Arts and Humanities Research Council (AHRC)
Dr Andrew Schaap
BA(Hons) Melbourne, MSc, PhD Edinburgh
My main area of research is contemporary political theory, with specific interests in the work of Hannah Arendt, Jacques Rancière and theories of radical democracy. My research draws on debates in democratic theory about agonism to examine issues surrounding reconciliation, human rights and popular sovereignty.
My broad area of research is contemporary political theory. My book, Political Reconciliation drew on the thought of Hannah Arendt to conceptualize reconciliation as a political undertaking in societies divided by a history of state violence. I am broadly interested in theories of radical democracy with particualr interests in the politics of migration, racism and anti-racist politics, political struggles of indigenous peoples, transitional justice, politics and literature and political thought of the twentieth century.
I am able to supervise research students in contemporary political theory and critical IR theory as well as projects that combine theoretical analysis with an empirical focus. Within political theory, I am particularly interested in supervising students who want to examine or draw on the political thought of Hannah Arendt, Jacques Rancière, Carl Schmitt, Claude Lefort, Antonio Negri, Michel Foucault, Giorgio Agamben and/or Etienne Balibar. More substantively, I am interested in supervising students working on radical politics, politics and literature, democratic theory, biopolitics, indigenous rights and political reconciliation (including collective responsibility, forgiveness, transitional justice and commemorative practices).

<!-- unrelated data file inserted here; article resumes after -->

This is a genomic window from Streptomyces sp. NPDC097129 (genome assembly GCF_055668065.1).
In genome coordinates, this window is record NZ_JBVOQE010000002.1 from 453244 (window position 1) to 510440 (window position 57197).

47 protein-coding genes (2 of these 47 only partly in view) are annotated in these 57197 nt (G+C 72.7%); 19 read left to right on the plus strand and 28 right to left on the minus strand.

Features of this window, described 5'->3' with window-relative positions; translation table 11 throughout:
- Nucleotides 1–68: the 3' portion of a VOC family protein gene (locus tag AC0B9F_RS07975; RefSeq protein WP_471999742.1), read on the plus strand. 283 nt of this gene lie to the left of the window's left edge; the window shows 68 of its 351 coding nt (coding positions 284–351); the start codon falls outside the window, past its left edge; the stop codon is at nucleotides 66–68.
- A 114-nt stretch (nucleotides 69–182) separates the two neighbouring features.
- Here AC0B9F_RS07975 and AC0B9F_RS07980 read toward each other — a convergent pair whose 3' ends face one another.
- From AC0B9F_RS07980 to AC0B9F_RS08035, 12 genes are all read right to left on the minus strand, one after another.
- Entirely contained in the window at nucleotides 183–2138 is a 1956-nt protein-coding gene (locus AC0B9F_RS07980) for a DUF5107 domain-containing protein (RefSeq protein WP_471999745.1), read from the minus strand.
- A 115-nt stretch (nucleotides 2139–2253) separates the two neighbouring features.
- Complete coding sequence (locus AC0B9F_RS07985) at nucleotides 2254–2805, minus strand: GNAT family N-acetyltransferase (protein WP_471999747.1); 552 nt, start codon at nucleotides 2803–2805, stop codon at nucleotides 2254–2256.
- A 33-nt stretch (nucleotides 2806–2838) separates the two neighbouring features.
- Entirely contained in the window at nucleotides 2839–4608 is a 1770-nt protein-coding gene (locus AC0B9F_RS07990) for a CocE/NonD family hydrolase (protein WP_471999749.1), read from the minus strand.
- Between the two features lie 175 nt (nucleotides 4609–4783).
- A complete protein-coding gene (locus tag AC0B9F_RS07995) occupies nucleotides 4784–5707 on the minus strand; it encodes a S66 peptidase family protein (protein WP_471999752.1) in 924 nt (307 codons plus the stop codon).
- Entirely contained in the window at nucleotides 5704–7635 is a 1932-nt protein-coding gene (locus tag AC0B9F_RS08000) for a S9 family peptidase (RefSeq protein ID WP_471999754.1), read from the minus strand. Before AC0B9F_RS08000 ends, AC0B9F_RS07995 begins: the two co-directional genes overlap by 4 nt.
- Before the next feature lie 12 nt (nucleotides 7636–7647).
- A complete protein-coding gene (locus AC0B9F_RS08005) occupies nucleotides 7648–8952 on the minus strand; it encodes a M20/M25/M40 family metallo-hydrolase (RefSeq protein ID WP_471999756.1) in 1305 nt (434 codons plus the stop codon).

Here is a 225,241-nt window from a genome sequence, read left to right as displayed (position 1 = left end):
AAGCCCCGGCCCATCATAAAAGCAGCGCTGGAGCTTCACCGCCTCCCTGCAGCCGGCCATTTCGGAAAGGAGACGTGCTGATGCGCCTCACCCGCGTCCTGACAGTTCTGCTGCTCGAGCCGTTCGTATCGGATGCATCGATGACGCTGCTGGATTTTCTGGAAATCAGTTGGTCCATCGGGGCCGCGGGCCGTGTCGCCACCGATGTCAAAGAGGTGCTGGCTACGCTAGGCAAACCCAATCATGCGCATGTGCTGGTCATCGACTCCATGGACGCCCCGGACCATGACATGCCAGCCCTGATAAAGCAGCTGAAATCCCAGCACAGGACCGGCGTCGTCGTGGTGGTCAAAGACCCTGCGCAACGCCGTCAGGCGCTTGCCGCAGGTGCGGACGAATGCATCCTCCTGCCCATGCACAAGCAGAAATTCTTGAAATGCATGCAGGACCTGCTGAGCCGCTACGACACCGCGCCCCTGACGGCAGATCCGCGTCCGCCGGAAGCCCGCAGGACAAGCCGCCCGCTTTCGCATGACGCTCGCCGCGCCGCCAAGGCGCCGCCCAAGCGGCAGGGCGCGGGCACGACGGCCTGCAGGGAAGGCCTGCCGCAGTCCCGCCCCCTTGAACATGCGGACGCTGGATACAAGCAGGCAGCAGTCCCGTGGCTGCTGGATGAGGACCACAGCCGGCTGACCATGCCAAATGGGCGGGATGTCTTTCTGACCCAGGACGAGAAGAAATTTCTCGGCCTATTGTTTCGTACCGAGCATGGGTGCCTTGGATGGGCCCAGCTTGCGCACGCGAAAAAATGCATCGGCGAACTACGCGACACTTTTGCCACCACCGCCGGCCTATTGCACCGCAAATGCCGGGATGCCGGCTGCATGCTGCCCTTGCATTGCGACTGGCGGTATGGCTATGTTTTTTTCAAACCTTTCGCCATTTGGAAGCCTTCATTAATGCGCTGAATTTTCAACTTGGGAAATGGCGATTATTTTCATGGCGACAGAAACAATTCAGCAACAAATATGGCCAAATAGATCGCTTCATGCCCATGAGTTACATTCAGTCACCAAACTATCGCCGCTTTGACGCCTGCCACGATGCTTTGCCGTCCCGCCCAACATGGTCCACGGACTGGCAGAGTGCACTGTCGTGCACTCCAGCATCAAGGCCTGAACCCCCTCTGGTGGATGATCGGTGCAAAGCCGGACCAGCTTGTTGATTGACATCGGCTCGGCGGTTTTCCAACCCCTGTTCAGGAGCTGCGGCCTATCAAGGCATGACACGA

Dougie Booth, Transitional Inertia: A Comparative Analysis of the Governance of the Energy Transition in China and the USA from 2008-2020 (lead supervisor: James Muldoon)
Zhangmei Tang (2021) The Capacity to World: The Transcendental Ground of Hannah Arendt’s Conception of the Human (co-supervised with Robin Durie)
Claire Harrison (2010) Rethinking Anarchism: the Politics of the Act versus the Politics of Demand (co-supervised with Bice Maiguaschca)
External impact and engagement
In 2011, I helped to coordinate a symposium on the Aboriginal Tent Embassy in Canberra in the lead up to its fortieth anniversary.
The symposium was hosted by the Australian Centre for Indigenous History in collaboration with National Film and Sound Archive and Musem of Australian Democracy in Old Parliament House.
Media coverage of the symposium included:
Fire in the Belly, Awaye! ABC Rational National
The Aboriginal Embassy Symposium, The Wire.
The main outcome of the event was the publication of a book, co-edtied with Gary Foley and Edwina Howell: The Aboriginal Tent Embassy: Sovereignty, Black Power, Land Rights and the State.
I completed a Bachelor of Arts (with Honours in Political Science) at the University of Melbourne in 1997, writing my dissertation under the supervision of Sheila Jeffreys. I completed a PhD in political theory at the University of Edinburgh in 2003, which was supervised by Kimberly Hutchings and Emilios Christodoulidis and examined by Chantal Mouffe and Russel Keat.
Prior to joining the University Exeter in 2007, I held research posts in the Centre for Applied Philosophy and Public Ethics and as an Australian Research Council (ARC) postdoctoral research fellow in the School of Social and Political Sciences at The University of Melbourne. In 2011, I was a Visiting Fellow in the Australian Centre for Indigenous History at the Australian National University. I have been based at Exeter University's Penryn campus in Cornwall since January 2019. In 2023, I will be a visiting scholar in the Department of Political Science at the University of Copenhagen.